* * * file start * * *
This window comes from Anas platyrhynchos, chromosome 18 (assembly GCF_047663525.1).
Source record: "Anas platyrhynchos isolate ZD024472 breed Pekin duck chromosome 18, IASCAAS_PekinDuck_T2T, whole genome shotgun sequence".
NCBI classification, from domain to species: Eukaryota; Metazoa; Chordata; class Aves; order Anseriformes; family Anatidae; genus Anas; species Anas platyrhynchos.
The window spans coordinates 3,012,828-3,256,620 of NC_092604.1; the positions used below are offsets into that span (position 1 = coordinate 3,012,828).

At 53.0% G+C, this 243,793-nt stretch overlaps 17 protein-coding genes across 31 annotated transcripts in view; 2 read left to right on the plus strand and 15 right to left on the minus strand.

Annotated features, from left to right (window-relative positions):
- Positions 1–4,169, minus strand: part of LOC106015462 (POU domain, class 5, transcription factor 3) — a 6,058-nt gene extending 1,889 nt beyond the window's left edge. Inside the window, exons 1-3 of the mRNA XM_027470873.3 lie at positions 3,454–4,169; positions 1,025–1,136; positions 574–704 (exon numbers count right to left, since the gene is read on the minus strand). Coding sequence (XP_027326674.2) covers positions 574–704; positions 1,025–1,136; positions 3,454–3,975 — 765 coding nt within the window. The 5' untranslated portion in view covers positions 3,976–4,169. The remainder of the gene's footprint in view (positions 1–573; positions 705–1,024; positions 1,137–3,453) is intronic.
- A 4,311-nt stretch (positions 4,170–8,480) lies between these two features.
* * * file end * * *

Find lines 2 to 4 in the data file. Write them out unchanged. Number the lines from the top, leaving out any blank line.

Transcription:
Source record: "Anas platyrhynchos isolate ZD024472 breed Pekin duck chromosome 18, IASCAAS_PekinDuck_T2T, whole genome shotgun sequence".
NCBI classification, from domain to species: Eukaryota; Metazoa; Chordata; class Aves; order Anseriformes; family Anatidae; genus Anas; species Anas platyrhynchos.
The window spans coordinates 3,012,828-3,256,620 of NC_092604.1; the positions used below are offsets into that span (position 1 = coordinate 3,012,828).